Sharon Mansur is in a class nearly all by herself.
The Winona artist was one of three in all of Minnesota to receive the McKnight Foundation’s Dancer Fellowship Award, a prestigious acknowledgement that comes with a $25,000 grant and an immeasurable boost to her art.
“It’s a real honor,” she said with a bright smile. “It’s tremendous.”
Mansur is a local artist deeply connected to the art and dance scene in Winona. She’s hosted numerous workshops and dialogues, and her performances, like the autobiographical “Dreaming Under a Cedar Tree,” can take up to a year to prepare. And that’s all alongside teaching dance at Saint Mary’s University, Winona State University and other places in town. To add to the list, she’s also making a dance film that will premiere in November.
“I try to make dance as accessible as possible,” she said.
The awards — or fellowships, rather — by the McKnight Foundation were created as ways of recognizing, acknowledging and supporting Minnesota artists as they move into or move through their midcareer stage. Mansur — the only dancer from outside the Twin Cities — was one of nearly 50 artists who applied last year for award.
“(They) recognize the value of artists in crafting the context for democracy and deepening the dimension and quality of our lives,” McKnight Foundation director of artist fellowships Arleta Little said. “We’re so excited that Sharon Mansur has been selected.”
The $25,000 grant and other benefits that come with it — like a four-day retreat — are meant to help each artist take time to reflect and deepen their artistic practice in whatever way they see fit.
That means artists like Mansur can travel, train, take time from work to reflect, or realize any other inspired idea that comes to mind — which is a freedom that doesn’t usually come attached to grants or awards, Mansur said with a laugh.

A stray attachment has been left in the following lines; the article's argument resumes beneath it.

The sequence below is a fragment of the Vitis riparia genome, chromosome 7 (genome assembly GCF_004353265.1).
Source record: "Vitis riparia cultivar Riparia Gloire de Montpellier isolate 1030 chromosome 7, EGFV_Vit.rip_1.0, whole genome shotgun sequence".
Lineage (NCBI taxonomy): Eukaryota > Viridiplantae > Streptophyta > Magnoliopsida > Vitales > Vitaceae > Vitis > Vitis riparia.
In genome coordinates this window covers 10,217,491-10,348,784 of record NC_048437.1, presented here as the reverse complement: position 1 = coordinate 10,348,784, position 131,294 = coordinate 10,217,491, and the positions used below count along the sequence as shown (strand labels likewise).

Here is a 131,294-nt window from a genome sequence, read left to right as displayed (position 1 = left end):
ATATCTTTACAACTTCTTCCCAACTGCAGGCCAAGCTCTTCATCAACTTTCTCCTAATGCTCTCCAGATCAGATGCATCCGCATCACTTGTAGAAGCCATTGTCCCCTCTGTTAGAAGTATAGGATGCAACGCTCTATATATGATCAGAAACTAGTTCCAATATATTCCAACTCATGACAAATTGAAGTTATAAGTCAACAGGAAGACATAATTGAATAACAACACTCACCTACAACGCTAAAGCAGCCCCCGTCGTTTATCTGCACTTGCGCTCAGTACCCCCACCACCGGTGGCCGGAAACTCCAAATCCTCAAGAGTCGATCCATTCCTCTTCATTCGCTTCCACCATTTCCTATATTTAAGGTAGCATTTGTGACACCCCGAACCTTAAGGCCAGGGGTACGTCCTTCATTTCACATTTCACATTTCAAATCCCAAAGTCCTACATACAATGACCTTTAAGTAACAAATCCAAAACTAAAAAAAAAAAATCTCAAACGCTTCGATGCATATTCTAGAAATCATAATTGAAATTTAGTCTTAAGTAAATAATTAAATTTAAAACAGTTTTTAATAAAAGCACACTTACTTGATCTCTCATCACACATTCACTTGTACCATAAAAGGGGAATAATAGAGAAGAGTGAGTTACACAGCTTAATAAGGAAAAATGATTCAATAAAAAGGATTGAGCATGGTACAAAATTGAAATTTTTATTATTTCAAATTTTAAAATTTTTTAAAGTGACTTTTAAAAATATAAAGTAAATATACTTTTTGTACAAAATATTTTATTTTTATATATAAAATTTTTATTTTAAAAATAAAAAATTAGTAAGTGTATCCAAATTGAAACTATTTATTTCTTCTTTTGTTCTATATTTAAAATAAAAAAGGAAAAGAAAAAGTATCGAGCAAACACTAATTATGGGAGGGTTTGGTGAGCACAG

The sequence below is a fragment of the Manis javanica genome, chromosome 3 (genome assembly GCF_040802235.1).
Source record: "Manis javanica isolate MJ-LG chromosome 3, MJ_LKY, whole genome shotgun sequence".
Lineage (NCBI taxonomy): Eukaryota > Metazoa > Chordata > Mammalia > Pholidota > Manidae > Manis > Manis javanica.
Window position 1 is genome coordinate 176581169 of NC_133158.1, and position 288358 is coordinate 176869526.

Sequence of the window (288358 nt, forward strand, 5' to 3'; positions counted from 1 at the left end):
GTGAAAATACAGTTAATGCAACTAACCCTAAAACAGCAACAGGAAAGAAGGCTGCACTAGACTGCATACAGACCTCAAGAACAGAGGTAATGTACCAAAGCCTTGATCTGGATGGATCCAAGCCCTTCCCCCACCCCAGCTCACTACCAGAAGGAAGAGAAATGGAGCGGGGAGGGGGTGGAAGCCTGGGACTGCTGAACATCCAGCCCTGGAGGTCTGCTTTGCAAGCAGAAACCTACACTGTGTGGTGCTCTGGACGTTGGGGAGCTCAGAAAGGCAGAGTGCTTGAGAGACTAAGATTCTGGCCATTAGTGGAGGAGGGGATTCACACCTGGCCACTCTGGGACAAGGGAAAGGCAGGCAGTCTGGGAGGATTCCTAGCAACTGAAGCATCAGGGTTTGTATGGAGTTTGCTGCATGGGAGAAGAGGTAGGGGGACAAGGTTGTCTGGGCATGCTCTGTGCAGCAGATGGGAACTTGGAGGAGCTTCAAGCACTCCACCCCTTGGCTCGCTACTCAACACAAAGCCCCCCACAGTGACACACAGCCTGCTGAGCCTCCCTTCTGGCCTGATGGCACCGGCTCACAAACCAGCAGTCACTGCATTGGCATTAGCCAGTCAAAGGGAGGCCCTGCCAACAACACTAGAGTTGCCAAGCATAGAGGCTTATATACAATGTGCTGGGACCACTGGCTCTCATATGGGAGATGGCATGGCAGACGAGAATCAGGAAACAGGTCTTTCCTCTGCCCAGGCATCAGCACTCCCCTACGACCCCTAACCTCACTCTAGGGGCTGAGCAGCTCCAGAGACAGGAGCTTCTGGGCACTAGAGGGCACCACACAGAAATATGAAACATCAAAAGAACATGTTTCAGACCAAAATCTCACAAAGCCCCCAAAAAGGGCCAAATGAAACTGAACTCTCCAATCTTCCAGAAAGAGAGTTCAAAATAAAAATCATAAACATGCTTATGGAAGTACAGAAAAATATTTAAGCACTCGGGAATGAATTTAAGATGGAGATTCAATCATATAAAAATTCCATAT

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As to what she’ll do with the money, she’s excitedly unsure.
“It’s so new I’m still brainstorming!” she said.
Another benefit that comes with the award is the ability to work with the McKnight Foundation to strengthen her website and work on technical aspects of her career. The foundation even sets aside a separate fund for her to commission a professional choreographer to work with her to create a solo dance performance.
“I’m really excited to brainstorm who I’d love to work with,” she said with bubbling enthusiasm. “It could be anyone in the world!”
But of all the benefits that come with the award, Mansur seemed to be most grateful for the acknowledgement and emotional support it gives.
“Just to have my practice, my life ... acknowledged,” she said. “They keep saying ‘We’re here for you.’ I found it very emotionally moving.”
Mansur said she’s looking forward to learning new things and taking time for deep reflection on her career and future.
“Then that will recycle back to the community (since) I’ll be able to bring more tools to Winona,” she said. “We’ll see what the year brings!”